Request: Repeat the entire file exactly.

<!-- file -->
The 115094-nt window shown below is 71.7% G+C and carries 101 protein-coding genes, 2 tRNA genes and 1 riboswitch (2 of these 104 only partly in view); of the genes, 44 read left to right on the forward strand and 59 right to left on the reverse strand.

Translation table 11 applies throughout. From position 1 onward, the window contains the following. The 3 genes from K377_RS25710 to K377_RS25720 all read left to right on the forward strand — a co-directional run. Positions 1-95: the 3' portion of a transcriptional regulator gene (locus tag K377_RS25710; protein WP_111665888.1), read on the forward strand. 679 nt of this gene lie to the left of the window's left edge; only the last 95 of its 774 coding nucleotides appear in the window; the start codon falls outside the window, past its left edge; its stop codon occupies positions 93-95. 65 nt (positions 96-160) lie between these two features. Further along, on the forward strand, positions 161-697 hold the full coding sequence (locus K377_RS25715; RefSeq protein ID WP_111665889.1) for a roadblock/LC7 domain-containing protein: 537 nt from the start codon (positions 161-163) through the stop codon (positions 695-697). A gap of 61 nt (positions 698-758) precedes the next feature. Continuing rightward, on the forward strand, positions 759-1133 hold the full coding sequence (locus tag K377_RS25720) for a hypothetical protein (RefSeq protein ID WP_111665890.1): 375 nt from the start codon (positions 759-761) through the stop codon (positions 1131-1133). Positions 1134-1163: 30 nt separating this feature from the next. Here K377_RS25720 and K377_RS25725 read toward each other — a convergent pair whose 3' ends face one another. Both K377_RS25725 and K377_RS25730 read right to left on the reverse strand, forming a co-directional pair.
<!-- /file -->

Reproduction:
The 115094-nt window shown below is 71.7% G+C and carries 101 protein-coding genes, 2 tRNA genes and 1 riboswitch (2 of these 104 only partly in view); of the genes, 44 read left to right on the forward strand and 59 right to left on the reverse strand.

Translation table 11 applies throughout. From position 1 onward, the window contains the following. The 3 genes from K377_RS25710 to K377_RS25720 all read left to right on the forward strand — a co-directional run. Positions 1-95: the 3' portion of a transcriptional regulator gene (locus tag K377_RS25710; protein WP_111665888.1), read on the forward strand. 679 nt of this gene lie to the left of the window's left edge; only the last 95 of its 774 coding nucleotides appear in the window; the start codon falls outside the window, past its left edge; its stop codon occupies positions 93-95. 65 nt (positions 96-160) lie between these two features. Further along, on the forward strand, positions 161-697 hold the full coding sequence (locus K377_RS25715; RefSeq protein ID WP_111665889.1) for a roadblock/LC7 domain-containing protein: 537 nt from the start codon (positions 161-163) through the stop codon (positions 695-697). A gap of 61 nt (positions 698-758) precedes the next feature. Continuing rightward, on the forward strand, positions 759-1133 hold the full coding sequence (locus tag K377_RS25720) for a hypothetical protein (RefSeq protein ID WP_111665890.1): 375 nt from the start codon (positions 759-761) through the stop codon (positions 1131-1133). Positions 1134-1163: 30 nt separating this feature from the next. Here K377_RS25720 and K377_RS25725 read toward each other — a convergent pair whose 3' ends face one another. Both K377_RS25725 and K377_RS25730 read right to left on the reverse strand, forming a co-directional pair.